Was it just me that read 'Meg Hitler'?
That is all
5 posts • joined 12 Nov 2006
The argument Matt gives against pair programming doesn't mention three of the key benefits for pair programming, knowledge sharing, continuous code reviews, and discipline.
Knowledge sharing in terms of learning more about different parts of an application, this is further enhanced by promiscuous pairing where you only stay together for a story/requirement/use case I have paired with people at all levels from junior to architect. I have certainly contributed in different ways in each pairing, but we have always both contributed and I have seldom felt that it was a waste of time. If there is someone on the team who wont pair they dont belong on the team. Everyone has to play be the rules.
Code reviews in terms of ... well kind of obvious really, you are having two pairs of eyes always looking at the current code, and next time you get another pair working in that area you get two more pairs looking.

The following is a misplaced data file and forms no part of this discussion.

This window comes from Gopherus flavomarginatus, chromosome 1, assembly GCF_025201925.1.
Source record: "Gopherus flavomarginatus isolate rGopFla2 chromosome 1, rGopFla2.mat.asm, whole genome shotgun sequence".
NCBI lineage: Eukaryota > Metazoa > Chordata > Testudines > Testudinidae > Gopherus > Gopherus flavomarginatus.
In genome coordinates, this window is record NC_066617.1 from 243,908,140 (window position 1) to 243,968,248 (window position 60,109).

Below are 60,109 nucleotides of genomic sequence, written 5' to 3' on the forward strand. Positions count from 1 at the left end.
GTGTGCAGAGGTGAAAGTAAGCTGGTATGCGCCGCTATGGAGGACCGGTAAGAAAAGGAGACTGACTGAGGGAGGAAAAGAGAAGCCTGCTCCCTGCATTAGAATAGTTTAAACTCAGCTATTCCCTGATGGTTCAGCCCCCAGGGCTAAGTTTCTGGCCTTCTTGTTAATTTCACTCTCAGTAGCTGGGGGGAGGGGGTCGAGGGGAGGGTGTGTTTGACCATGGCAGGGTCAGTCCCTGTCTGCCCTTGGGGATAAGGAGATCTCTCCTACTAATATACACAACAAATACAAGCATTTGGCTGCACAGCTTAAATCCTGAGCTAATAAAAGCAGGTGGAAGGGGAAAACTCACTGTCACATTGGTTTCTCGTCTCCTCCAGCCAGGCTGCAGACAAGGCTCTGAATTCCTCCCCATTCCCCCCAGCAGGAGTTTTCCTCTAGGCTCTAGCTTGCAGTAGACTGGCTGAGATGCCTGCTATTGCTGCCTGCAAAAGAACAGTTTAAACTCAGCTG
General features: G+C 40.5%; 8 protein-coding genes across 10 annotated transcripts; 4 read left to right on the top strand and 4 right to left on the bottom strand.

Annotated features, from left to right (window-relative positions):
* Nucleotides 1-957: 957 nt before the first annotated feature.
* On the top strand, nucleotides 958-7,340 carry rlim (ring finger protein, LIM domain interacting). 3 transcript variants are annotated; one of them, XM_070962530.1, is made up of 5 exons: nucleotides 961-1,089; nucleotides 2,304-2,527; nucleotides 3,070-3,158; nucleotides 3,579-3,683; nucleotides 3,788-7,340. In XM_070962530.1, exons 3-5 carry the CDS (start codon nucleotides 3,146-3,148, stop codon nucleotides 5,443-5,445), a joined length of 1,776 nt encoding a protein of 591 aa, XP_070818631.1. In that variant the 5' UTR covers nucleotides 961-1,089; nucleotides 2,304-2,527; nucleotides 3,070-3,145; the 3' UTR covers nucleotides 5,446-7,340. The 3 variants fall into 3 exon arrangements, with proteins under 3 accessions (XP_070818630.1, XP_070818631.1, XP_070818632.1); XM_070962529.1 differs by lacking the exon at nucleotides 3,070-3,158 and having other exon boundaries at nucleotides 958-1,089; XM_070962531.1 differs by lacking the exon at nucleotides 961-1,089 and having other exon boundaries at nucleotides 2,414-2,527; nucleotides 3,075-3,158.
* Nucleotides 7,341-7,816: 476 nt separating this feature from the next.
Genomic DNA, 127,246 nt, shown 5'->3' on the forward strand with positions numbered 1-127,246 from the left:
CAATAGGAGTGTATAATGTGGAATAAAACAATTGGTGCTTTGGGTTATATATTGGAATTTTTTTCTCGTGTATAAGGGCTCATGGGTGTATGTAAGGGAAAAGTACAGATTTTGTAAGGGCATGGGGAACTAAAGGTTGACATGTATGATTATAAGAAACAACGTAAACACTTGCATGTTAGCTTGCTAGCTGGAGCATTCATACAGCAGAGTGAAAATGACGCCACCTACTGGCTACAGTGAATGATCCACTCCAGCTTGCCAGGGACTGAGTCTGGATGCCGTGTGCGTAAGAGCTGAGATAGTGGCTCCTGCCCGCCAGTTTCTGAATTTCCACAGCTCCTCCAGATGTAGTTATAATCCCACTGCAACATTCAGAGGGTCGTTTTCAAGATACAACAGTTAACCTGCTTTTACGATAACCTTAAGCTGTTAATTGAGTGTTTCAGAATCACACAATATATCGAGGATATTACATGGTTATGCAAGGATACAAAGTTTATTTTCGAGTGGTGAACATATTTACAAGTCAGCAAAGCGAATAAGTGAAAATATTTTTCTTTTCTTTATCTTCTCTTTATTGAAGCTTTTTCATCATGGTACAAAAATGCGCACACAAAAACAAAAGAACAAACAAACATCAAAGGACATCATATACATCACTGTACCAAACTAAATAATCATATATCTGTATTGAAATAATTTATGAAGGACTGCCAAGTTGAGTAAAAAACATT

Discipline in the form of not being able to get away with writing that test after you finish, or i'll just put a small fix in here where I should really refactor this code.
This is not the same as the beneficial 'do the simplest thing that could work' (pairing helps prevent complex minds infecting code). Simple good, simplistic bad.
Eclipse is a pain the arse to use. Every time the intuitive IDE (IntelliJ IDEA) releases a new version there is a scramble by the Eclipse boys and girls to emulate the new features. The vital piece they leave out is the ease of use. Perhaps they are hamstrung by the fact that eclipse is not actually a Java IDE it is a generic workspace environment, and therefore suffers from the all things to al people problem.
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